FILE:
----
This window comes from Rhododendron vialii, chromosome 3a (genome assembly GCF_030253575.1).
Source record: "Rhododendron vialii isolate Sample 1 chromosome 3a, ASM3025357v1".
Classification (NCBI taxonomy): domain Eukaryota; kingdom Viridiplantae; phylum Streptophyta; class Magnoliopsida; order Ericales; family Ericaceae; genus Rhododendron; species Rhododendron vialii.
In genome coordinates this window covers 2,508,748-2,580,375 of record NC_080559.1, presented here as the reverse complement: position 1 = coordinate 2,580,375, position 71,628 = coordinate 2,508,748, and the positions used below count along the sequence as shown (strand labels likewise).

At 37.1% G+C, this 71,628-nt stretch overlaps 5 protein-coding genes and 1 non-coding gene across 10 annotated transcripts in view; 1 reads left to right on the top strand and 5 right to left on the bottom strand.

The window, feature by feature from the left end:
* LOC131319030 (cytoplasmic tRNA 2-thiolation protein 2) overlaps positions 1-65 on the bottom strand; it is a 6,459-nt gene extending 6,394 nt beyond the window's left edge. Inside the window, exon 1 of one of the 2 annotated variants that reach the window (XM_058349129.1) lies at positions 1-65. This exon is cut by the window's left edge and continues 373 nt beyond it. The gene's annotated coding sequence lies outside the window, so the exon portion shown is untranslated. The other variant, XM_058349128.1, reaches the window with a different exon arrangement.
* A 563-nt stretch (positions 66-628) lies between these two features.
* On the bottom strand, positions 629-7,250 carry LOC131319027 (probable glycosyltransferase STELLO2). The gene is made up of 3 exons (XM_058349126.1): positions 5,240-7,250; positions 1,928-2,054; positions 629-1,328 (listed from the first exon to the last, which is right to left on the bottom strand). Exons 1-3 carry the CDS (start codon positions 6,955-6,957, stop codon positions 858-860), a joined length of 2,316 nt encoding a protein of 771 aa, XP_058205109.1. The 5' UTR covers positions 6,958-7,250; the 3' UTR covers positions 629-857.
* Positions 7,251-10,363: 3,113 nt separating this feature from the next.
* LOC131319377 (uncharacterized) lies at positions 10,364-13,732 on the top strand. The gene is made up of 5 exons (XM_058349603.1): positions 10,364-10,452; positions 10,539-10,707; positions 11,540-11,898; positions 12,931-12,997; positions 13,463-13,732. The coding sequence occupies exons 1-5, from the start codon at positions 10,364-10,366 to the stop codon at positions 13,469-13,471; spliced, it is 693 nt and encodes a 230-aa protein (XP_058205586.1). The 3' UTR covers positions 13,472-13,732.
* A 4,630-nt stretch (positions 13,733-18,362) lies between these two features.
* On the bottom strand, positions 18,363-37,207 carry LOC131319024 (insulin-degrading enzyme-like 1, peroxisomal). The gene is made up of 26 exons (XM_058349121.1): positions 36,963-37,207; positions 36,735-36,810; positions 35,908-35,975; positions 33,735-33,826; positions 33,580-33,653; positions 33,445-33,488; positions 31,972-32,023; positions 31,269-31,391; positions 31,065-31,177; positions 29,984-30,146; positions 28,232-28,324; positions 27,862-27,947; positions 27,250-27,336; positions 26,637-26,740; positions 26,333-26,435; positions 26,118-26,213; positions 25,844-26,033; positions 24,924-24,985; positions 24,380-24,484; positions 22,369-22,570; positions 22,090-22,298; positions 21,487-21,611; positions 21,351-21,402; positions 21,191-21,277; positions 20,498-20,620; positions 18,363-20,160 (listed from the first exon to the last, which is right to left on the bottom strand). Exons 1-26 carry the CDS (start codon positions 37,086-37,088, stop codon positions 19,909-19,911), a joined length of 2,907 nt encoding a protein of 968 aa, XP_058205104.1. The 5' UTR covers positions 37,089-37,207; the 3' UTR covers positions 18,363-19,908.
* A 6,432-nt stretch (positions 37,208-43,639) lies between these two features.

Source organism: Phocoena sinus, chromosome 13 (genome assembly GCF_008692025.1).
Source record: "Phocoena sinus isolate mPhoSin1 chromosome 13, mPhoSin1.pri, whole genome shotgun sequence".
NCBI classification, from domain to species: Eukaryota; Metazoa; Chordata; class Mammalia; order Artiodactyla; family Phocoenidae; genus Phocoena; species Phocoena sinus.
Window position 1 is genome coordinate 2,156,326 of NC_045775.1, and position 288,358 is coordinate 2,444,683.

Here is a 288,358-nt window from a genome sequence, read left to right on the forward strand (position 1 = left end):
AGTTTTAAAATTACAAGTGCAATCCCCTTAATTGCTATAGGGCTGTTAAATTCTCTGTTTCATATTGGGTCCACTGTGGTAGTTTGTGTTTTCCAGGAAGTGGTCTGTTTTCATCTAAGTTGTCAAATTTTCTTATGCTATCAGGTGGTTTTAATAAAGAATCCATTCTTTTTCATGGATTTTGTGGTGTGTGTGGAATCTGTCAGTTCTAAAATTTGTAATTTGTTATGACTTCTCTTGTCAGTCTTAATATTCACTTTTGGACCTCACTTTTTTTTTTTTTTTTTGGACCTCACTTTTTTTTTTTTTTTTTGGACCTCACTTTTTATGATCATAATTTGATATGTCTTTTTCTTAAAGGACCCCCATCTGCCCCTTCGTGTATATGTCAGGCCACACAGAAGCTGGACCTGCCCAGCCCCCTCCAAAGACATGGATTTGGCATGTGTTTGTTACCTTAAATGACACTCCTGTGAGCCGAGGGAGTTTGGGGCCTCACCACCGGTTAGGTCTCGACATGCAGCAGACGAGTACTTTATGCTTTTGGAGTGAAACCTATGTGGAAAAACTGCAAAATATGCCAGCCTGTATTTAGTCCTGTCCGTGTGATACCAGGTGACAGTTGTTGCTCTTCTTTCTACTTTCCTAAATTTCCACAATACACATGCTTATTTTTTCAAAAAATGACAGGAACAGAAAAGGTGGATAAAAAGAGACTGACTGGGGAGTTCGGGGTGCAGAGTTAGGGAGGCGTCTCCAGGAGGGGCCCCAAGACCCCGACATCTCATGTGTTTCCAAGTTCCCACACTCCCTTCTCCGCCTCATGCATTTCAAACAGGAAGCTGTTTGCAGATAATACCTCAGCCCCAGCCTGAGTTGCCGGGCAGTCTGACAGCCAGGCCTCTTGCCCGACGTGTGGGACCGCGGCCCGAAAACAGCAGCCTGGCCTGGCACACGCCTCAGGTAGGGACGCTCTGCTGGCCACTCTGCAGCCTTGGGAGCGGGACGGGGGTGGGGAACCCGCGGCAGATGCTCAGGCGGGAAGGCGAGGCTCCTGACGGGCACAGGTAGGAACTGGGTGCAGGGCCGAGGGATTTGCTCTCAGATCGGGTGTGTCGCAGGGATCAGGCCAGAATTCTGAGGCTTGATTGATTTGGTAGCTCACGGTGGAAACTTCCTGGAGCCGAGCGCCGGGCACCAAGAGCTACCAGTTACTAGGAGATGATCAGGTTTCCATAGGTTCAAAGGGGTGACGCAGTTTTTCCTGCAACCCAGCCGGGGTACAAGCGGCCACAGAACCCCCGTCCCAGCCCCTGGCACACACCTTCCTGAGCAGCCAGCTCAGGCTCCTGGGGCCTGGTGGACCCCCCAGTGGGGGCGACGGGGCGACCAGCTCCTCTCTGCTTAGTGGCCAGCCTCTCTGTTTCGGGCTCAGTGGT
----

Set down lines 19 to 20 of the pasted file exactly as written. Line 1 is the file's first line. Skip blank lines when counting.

Here is a 288,358-nt window from a genome sequence, read left to right on the forward strand (position 1 = left end):
AGTTTTAAAATTACAAGTGCAATCCCCTTAATTGCTATAGGGCTGTTAAATTCTCTGTTTCATATTGGGTCCACTGTGGTAGTTTGTGTTTTCCAGGAAGTGGTCTGTTTTCATCTAAGTTGTCAAATTTTCTTATGCTATCAGGTGGTTTTAATAAAGAATCCATTCTTTTTCATGGATTTTGTGGTGTGTGTGGAATCTGTCAGTTCTAAAATTTGTAATTTGTTATGACTTCTCTTGTCAGTCTTAATATTCACTTTTGGACCTCACTTTTTTTTTTTTTTTTTGGACCTCACTTTTTTTTTTTTTTTTTGGACCTCACTTTTTATGATCATAATTTGATATGTCTTTTTCTTAAAGGACCCCCATCTGCCCCTTCGTGTATATGTCAGGCCACACAGAAGCTGGACCTGCCCAGCCCCCTCCAAAGACATGGATTTGGCATGTGTTTGTTACCTTAAATGACACTCCTGTGAGCCGAGGGAGTTTGGGGCCTCACCACCGGTTAGGTCTCGACATGCAGCAGACGAGTACTTTATGCTTTTGGAGTGAAACCTATGTGGAAAAACTGCAAAATATGCCAGCCTGTATTTAGTCCTGTCCGTGTGATACCAGGTGACAGTTGTTGCTCTTCTTTCTACTTTCCTAAATTTCCACAATACACATGCTTATTTTTTCAAAAAATGACAGGAACAGAAAAGGTGGATAAAAAGAGACTGACTGGGGAGTTCGGGGTGCAGAGTTAGGGAGGCGTCTCCAGGAGGGGCCCCAAGACCCCGACATCTCATGTGTTTCCAAGTTCCCACACTCCCTTCTCCGCCTCATGCATTTCAAACAGGAAGCTGTTTGCAGATAATACCTCAGCCCCAGCCTGAGTTGCCGGGCAGTCTGACAGCCAGGCCTCTTGCCCGACGTGTGGGACCGCGGCCCGAAAACAGCAGCCTGGCCTGGCACACGCCTCAGGTAGGGACGCTCTGCTGGCCACTCTGCAGCCTTGGGAGCGGGACGGGGGTGGGGAACCCGCGGCAGATGCTCAGGCGGGAAGGCGAGGCTCCTGACGGGCACAGGTAGGAACTGGGTGCAGGGCCGAGGGATTTGCTCTCAGATCGGGTGTGTCGCAGGGATCAGGCCAGAATTCTGAGGCTTGATTGATTTGGTAGCTCACGGTGGAAACTTCCTGGAGCCGAGCGCCGGGCACCAAGAGCTACCAGTTACTAGGAGATGATCAGGTTTCCATAGGTTCAAAGGGGTGACGCAGTTTTTCCTGCAACCCAGCCGGGGTACAAGCGGCCACAGAACCCCCGTCCCAGCCCCTGGCACACACCTTCCTGAGCAGCCAGCTCAGGCTCCTGGGGCCTGGTGGACCCCCCAGTGGGGGCGACGGGGCGACCAGCTCCTCTCTGCTTAGTGGCCAGCCTCTCTGTTTCGGGCTCAGTGGT